- 1.0 Chapter Objectives
- 1.1 Classification of Transport Processes and Separation Processes (Unit Operations)
- 1.2 SI System of Basic Units Used in This Text and Other Systems
- 1.3 Methods of Expressing Temperatures and Compositions
- 1.4 Gas Laws and Vapor Pressure
- 1.5 Conservation of Mass and Material Balances
- 1.6 Energy and Heat Units
- 1.7 Conservation of Energy and Heat Balances
- 1.8 Numerical Methods for Integration
- 1.9 Chapter Summary
1.7 Conservation of Energy and Heat Balances
1.7A Conservation of Energy
In making material balances, we used the law of conservation of mass, which states that the mass entering is equal to the mass leaving plus the mass left in the process. In a similar manner, we can state the law of conservation of energy, which states that all energy entering a process is equal to that leaving plus that left in the process. In this section, elementary heat balances will be made.
Energy can appear in many forms. Some of the common forms are enthalpy, electrical energy, chemical energy (in terms of ΔH reaction), kinetic energy, potential energy, work, and heat inflow.
In many cases in process engineering, which often takes place at constant pressure, electrical energy, kinetic energy, potential energy, and work either are not present or can be neglected. Then, only the enthalpy of the materials (at constant pressure), the standard chemical-reaction energy (ΔH0) at 25°C, and the heat added or removed must be taken into account in the energy balance. This is generally called a heat balance.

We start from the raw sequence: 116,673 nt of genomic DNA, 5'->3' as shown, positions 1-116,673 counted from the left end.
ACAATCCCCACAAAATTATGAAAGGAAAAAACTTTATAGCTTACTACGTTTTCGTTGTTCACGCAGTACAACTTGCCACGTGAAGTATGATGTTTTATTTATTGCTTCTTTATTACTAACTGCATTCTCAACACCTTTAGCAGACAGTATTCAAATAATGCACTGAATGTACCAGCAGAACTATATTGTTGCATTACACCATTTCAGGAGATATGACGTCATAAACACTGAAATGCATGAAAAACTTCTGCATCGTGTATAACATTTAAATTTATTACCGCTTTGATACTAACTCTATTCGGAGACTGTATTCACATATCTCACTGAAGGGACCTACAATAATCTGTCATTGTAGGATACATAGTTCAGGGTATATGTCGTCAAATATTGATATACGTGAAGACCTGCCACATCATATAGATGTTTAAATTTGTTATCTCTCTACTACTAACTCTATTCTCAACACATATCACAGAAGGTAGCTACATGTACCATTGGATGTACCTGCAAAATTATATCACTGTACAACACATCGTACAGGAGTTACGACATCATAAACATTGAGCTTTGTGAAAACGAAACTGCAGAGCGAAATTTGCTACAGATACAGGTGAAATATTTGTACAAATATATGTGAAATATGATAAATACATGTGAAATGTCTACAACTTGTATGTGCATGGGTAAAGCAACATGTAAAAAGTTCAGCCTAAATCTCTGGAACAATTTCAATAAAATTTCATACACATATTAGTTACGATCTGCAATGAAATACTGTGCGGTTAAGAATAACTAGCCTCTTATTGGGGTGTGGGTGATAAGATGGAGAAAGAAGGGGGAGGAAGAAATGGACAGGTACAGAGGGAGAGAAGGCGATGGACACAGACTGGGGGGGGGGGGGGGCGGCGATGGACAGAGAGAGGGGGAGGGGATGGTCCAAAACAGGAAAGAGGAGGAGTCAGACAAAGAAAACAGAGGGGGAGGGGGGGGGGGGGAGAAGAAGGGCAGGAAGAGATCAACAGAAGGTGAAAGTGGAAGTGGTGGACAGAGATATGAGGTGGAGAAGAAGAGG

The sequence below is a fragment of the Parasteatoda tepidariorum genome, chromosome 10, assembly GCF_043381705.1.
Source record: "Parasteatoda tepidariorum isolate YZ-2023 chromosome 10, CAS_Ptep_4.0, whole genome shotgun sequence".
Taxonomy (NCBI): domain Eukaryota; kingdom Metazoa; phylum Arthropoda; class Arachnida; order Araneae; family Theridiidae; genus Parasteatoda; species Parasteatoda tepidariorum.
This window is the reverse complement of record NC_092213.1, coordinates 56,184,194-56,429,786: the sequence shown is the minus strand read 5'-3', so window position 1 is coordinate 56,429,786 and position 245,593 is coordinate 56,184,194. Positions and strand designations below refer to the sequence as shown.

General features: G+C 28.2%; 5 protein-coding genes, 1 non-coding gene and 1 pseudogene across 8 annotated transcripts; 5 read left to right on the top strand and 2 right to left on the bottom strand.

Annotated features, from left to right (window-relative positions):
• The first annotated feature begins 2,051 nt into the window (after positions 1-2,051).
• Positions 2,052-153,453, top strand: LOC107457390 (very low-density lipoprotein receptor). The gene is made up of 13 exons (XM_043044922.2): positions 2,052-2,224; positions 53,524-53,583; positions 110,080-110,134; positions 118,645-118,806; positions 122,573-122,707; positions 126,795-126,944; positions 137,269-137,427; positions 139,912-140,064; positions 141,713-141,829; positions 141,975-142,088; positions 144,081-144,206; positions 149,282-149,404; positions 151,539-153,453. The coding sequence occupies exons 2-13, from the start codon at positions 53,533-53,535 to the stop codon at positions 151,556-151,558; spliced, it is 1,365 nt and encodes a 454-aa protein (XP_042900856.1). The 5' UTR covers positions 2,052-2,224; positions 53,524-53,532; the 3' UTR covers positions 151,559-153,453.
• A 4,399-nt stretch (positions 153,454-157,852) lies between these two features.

1.7B Heat Balances
In making a heat balance at steady state, we use methods similar to those used in making a material balance. The energy or heat coming into a process in the inlet materials plus any net energy added to the process are equal to the energy leaving in the materials. Expressed mathematically,
where ΣHR is the sum of enthalpies of all materials entering the reaction process relative to the reference state for the standard heat of reaction at 298 K and 101.32 kPa. If the inlet temperature is above 298 K, this sum will be positive. = standard heat of the reaction at 298 K and 101.32 kPa. The reaction contributes heat to the process, so the negative of is taken to be positive input heat for an exothermic reaction. Also, q = net energy or heat added to the system. If heat leaves the system, this item will be negative. ΣHp = sum of enthalpies of all exiting materials referred to the standard reference state at 298 K (25°C).
Note that if the materials coming into a process are below 298 K, ΣHR will be negative. Care must be taken not to confuse the signs of the items in Eq. (1.7-1). If no chemical reaction occurs, then simple heating, cooling, or phase change is occurring. Use of Eq. (1.7-1) will be illustrated by several examples. For convenience, it is common practice to call the terms on the left-hand side of Eq. (1.7-1) input items, and those on the right, output items.
Often, when chemical reactions occur in a process and the heat capacities vary with temperature, the solution in a heat balance can be trial and error if the final temperature is the unknown.